Come In and Cover Me
Riverhead Books, January 2012
“What did people do when they abandoned their center? Did they create a new thing altogether, or did they cling to old habits?” Silas Cooper, an archaeologist in Gin Phillips’s second novel, Come In and Cover Me, asks these questions about the Mimbres, an ancient tribe in the American Southwest. These questions also come to embody the conflict stewing within his new colleague, the emotionally distant protagonist, Ren Taylor.
Set in New Mexico in 2009, the story follows these two archaeologists as they pursue the distinct, macaw-covered bowls of an ancient ceramic artist. Having discovered three such bowls in excellent condition (an almost impossible feat), Ren is something of an archaeology celebrity. When Silas asks her how she does it, she is slow and understandably reluctant to reveal the truth: she sees ghosts.
Lynay and Non are two such ghosts. Ren’s vivid sightings of them lead her to unusual corners of sites and unusual finds; for example, a vision of Non in a macaw-feather skirt soon leads to a string of fragile feathers (conveniently) preserved beneath a fallen piece of adobe roof. Interspersed with the archaeological story, we glimpse these 12th-century women—their art, their lives made difficult by drought and disease, and their mother-daughter-like relationship.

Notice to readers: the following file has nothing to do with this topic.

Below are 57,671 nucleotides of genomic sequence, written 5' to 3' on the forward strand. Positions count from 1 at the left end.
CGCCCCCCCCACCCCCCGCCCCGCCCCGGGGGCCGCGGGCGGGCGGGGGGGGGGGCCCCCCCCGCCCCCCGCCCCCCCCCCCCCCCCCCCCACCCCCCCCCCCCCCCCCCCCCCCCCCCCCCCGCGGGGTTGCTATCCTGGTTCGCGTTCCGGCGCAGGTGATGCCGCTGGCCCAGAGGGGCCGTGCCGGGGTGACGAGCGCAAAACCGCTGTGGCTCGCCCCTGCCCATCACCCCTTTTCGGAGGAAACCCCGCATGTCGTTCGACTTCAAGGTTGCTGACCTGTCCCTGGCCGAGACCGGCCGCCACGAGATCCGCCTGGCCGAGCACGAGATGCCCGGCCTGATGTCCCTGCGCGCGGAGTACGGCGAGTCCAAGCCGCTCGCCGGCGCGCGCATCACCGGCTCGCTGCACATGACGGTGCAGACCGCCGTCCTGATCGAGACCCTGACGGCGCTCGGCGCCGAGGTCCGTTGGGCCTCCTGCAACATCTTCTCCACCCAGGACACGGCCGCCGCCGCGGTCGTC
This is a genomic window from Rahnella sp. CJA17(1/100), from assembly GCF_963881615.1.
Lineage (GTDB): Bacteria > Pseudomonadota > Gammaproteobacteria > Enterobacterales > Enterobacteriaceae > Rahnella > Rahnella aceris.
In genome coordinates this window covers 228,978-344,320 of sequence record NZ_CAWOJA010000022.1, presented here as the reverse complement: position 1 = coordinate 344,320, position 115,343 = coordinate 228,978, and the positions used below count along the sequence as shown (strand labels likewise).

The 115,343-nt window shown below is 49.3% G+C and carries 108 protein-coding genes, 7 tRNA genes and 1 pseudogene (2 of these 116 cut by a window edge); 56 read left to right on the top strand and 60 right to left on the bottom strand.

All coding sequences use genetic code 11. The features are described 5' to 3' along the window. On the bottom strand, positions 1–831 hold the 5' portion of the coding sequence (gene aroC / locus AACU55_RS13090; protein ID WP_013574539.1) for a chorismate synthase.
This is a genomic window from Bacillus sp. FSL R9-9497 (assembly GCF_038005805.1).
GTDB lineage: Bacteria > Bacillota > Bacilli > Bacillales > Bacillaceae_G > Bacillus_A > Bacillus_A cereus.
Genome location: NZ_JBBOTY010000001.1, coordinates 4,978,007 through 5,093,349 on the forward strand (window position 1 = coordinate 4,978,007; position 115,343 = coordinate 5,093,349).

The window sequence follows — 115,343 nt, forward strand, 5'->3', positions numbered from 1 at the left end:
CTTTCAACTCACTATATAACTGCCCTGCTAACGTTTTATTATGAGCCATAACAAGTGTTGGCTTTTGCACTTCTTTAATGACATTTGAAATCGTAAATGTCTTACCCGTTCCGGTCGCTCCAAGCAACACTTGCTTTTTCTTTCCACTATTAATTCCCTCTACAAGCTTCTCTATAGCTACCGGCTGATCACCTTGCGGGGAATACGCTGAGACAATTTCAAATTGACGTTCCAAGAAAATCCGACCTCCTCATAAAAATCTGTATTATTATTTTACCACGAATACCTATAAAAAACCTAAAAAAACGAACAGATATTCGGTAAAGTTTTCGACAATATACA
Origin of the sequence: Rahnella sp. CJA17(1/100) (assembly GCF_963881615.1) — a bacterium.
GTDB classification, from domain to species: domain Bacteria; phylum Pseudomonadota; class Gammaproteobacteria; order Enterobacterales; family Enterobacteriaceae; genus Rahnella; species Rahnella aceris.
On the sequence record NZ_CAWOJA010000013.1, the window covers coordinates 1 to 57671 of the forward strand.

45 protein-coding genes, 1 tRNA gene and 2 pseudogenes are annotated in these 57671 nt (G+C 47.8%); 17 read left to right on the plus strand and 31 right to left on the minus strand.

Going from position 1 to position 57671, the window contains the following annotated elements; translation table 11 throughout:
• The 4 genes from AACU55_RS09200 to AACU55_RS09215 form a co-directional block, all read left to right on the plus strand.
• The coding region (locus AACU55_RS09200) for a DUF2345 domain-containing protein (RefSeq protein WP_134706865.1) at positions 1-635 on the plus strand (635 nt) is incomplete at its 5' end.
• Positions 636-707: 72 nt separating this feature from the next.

But we also learn of another ghost, one Ren more ardently hides from Silas: that of her brother Scott, who she lost when she was only twelve and who sings her the Springsteen and Dylan songs he taught her while alive. The three ghosts visit Ren with increasingly disturbing frequency over the course of the book, threatening to overturn her career and ruin her budding relationship with Silas.
Phillips’s energetic and humorous dialogue keep the story buoyant, as do her luminous descriptions of landscape (“The walls of the canyon caught the sun, and the shades of gray and pink, peach and tan—rhyolite in all its tones and moods—shimmered”). But the narration can feel a bit wooden early on, with repeated phrases such as “she saw”, “she noticed”, and “she heard” distancing us from a more direct encounter with Ren’s experience. (This may be deliberate, of course, as Ren is distant from herself, closed off since Scott’s death and the devastating effect it had on her parents.)
Once the story picks up, however, that woodenness falls away. As we learn about Ren’s life and her family through charming, moving, and unsentimental memories, and as we see parallels with the ancient families she pursues in her work—as these parallels become a meditation on the nature of family and loss and the possibility of connection with another—we’re hit with several affecting wallops that linger, long, in the bone.